An OPEC Agreement to reduce production was signed today. In many ways the Agreement is impressive. It asks for more than 1.0 million b/d of production cut. It allocates reductions to each country. It includes Iran and Iraq. But even so, there is a little less there than meets the eye. It feels a little like a magician’s use of smoke and mirrors. Important aspects of the announced agreement include:
– Indonesia suspended its membership, which means they move back to the non-OPEC side of the supply ledger. It also means OPEC can point to a 32.5 million b/d effective production ceiling. Recall this was the lower boundary of the level of production they targeted back in September when they first agreed to act. This is a convenient coincidence.
– Nigeria and Libya were not required to cut output
– The other countries of OPEC agreed to cut output by 1.2 million b/d for the period January-June 2017, as shown in the below table.
– As shown in the table, Saudi Arabia, Kuwait and UAE took the lion’s share of the cut. Iraq cut from an elevat-ed level to a level more consistent with their sustaina-ble production. Iran will raise production.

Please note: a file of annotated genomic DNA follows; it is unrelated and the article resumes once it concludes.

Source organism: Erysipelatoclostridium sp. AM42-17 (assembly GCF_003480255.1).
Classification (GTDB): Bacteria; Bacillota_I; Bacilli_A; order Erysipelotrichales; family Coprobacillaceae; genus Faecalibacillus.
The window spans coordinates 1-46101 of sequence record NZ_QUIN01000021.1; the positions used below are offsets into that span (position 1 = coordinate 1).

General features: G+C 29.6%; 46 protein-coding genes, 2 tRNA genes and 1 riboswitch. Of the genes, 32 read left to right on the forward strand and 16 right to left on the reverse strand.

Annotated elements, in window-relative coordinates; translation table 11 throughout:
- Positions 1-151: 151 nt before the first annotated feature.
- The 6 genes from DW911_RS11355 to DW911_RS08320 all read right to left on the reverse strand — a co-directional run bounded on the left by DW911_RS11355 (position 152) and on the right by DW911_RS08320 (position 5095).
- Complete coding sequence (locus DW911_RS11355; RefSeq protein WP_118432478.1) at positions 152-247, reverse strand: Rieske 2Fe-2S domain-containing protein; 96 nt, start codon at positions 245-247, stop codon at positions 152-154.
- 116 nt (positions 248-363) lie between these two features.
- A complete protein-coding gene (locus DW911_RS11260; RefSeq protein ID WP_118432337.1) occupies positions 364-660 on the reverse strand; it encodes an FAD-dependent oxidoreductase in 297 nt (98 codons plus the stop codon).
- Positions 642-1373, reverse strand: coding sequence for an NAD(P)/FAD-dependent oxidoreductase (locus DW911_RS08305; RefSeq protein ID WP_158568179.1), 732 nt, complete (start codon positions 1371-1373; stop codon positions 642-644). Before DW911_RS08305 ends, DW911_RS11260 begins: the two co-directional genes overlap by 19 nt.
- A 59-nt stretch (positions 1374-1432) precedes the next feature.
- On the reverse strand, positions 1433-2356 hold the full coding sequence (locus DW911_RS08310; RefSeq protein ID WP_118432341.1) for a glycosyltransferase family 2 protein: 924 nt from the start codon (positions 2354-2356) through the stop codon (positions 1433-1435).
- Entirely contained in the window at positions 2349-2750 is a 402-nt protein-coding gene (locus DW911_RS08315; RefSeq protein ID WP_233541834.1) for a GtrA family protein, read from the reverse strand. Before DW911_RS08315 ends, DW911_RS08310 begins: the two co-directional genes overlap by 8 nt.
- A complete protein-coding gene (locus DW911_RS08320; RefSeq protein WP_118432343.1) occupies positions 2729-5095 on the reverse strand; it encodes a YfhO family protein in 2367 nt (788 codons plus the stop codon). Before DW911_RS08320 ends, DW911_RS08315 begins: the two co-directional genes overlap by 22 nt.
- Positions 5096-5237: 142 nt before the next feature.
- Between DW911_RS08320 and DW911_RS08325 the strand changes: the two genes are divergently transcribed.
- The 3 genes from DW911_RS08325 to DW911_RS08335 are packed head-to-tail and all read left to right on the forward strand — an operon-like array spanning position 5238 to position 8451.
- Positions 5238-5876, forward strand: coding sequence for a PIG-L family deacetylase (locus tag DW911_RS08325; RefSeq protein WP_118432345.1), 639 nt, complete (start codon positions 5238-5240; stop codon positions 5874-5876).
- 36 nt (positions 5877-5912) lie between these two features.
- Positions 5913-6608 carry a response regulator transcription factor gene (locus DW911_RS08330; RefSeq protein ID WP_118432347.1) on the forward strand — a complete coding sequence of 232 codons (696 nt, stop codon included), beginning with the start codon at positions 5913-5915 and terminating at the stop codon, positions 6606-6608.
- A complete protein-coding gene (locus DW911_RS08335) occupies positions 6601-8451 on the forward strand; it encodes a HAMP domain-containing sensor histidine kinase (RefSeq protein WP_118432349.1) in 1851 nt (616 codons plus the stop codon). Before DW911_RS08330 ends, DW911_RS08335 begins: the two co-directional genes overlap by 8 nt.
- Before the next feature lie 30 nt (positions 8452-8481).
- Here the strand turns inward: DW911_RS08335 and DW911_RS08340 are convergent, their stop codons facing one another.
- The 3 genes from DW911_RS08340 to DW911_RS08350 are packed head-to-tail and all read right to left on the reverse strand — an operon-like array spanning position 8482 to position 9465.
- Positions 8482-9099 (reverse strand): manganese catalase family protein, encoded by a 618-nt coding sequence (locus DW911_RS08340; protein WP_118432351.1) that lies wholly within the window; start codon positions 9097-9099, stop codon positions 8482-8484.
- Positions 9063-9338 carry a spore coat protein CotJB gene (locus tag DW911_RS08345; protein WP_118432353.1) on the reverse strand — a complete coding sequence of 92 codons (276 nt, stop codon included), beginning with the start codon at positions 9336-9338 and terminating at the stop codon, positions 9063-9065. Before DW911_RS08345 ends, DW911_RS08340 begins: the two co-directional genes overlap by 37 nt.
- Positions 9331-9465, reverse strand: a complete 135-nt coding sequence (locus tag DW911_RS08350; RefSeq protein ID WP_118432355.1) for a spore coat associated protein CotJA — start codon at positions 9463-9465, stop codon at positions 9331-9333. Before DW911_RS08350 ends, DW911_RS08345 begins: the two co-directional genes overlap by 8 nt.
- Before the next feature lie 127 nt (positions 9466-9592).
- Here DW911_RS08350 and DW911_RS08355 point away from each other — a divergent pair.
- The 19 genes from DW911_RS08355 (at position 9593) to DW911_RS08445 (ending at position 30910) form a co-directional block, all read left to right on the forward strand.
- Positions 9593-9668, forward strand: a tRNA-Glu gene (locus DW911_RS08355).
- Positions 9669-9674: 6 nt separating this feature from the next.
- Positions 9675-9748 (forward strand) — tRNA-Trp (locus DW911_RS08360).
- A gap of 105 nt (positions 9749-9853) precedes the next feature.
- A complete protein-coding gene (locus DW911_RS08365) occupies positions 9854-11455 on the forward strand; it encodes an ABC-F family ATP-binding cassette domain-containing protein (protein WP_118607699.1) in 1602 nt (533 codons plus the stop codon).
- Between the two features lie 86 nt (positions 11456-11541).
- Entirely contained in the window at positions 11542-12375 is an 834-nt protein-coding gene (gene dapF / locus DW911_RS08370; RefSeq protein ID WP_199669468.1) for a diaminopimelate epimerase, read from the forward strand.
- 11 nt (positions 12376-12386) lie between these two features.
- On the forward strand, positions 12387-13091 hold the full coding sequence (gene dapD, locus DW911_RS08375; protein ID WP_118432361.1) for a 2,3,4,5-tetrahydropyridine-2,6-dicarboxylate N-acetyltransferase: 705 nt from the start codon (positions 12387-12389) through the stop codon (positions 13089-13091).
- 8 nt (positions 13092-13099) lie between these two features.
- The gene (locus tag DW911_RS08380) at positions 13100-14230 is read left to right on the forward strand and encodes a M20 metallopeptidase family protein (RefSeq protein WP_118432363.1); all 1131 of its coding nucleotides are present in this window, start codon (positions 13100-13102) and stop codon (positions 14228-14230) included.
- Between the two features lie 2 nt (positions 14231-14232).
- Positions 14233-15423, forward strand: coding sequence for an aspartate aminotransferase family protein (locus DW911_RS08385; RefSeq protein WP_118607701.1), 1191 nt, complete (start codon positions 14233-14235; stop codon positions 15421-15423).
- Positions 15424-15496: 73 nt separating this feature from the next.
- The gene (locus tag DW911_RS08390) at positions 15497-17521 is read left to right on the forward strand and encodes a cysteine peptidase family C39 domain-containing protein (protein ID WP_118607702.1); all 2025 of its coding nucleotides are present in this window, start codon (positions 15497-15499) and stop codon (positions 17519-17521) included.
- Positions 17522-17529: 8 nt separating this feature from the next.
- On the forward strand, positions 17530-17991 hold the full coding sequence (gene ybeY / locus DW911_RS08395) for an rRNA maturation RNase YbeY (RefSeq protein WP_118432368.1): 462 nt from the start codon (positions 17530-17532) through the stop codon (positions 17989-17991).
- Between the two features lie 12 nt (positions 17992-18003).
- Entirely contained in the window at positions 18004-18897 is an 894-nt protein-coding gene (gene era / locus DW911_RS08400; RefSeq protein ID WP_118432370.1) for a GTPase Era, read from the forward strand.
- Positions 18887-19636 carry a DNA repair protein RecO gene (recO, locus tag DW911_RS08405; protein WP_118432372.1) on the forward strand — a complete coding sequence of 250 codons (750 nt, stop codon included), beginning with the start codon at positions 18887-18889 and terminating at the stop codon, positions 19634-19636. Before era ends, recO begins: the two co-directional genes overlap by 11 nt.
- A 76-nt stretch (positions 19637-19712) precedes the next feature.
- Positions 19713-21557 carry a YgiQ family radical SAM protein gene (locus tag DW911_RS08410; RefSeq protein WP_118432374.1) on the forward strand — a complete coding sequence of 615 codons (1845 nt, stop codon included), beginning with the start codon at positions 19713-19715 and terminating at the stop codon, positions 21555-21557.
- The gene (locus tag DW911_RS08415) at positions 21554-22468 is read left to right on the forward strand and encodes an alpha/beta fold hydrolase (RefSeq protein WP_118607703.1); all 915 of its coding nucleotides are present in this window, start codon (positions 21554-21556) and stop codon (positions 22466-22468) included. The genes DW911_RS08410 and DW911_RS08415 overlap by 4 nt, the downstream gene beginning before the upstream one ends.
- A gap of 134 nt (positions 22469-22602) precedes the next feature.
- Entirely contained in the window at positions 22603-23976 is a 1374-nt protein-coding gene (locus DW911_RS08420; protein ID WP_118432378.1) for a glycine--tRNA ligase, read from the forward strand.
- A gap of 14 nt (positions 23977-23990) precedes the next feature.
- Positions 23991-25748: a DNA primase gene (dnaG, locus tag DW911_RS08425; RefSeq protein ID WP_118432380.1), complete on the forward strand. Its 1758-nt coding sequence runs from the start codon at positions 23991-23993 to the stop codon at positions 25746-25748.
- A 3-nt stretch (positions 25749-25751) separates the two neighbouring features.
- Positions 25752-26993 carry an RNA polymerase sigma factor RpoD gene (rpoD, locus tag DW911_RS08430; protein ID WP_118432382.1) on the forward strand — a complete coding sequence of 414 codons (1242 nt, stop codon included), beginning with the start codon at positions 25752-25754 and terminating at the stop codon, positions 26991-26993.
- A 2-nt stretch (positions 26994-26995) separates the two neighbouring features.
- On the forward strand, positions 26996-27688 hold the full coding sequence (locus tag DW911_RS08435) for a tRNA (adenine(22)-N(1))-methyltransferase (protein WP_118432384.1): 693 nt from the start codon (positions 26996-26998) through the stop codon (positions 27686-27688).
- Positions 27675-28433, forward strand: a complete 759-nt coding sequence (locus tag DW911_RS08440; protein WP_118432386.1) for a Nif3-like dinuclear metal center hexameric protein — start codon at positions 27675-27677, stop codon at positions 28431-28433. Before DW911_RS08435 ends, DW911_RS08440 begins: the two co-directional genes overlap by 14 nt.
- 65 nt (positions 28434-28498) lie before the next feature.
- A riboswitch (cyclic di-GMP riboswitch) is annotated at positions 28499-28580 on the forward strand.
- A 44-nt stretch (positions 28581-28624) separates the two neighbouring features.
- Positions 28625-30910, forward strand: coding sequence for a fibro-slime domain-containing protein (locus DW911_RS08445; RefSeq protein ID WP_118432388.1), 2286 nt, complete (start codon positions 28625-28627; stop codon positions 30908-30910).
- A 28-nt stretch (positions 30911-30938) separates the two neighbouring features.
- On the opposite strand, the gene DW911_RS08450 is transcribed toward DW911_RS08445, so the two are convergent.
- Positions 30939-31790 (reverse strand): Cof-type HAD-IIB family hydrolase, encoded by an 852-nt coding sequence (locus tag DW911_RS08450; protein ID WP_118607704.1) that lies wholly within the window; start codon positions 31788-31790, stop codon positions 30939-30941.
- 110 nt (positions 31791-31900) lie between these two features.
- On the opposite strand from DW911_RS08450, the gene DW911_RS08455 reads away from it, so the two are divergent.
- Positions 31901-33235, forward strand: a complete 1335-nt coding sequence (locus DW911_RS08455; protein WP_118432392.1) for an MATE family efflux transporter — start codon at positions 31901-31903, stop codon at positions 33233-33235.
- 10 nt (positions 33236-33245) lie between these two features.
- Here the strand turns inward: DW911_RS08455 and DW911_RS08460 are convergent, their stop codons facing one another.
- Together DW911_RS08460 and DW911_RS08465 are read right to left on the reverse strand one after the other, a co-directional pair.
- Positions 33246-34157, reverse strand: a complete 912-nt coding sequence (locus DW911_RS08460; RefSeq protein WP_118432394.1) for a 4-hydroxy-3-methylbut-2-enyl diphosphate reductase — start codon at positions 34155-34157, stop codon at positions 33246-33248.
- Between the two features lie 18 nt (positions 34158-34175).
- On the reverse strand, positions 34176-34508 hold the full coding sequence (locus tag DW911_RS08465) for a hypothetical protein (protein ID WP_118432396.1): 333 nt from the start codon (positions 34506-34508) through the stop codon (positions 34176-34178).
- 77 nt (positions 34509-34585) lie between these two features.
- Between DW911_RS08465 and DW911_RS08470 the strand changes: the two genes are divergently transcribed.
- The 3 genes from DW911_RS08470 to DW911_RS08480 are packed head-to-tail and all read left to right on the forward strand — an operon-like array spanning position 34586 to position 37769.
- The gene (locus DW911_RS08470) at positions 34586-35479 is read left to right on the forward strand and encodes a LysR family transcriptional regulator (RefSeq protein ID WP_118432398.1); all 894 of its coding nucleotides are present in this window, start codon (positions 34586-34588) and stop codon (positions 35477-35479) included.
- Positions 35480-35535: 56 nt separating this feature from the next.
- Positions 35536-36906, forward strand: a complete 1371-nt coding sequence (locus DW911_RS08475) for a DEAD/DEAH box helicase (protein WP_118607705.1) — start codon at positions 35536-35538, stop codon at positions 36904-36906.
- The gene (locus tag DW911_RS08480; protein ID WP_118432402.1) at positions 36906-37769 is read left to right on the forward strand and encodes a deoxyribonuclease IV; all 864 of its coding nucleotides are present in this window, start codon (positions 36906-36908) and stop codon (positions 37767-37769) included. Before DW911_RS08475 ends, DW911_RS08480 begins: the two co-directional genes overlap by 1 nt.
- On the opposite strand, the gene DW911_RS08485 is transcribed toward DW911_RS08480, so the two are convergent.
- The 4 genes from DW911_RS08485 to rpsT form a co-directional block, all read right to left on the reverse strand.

In terms of market impact, this agreement, at first glance, is impressive since it has the potential to re-move a significant volume of crude oil from the market. However, against this reduction in output, one must consider gains in Libya and Nigeria, which ESAI Energy estimates could increase by a combined 550,000 b/d be-tween November and the end of the first quarter of 2017. This cuts the utility of this agreement down to about 600,000 b/d.
Meanwhile, the transfer of Indonesian production from OPEC to non-OPEC has reduced the call on OPEC for the first half of 2017 to 32.0 million b/d. Given the production cut outlined above and gains in Nigerian and Libyan output, ESAI Energy estimates OPEC production will average 32.4 million b/d in the first half of 2017. Thus, the first half of 2017 will not technically fall into deficit (see revised global oil balance table on next page). By the third quarter, all other things held equal, a renewal of the agreement would clearly lead to a supply/demand deficit. This will certainly lift crude oil prices in the second half of 2017, and it will encourage higher prices in the interim, especially if these promises all come to pass. As of now, ESAI Energy has not revised its crude oil price forecast, released yesterday.
As for non-OPEC, the Agreement refers to an expected cut of 600,000 b/d. We remain skeptical of signifi-cant contributions, but Russia bears watching. The Global Oil Balance on the following page does not reflect a deliberate reduction in non-OPEC output, which would tighten 2017 further. Stay tuned on non-OPEC.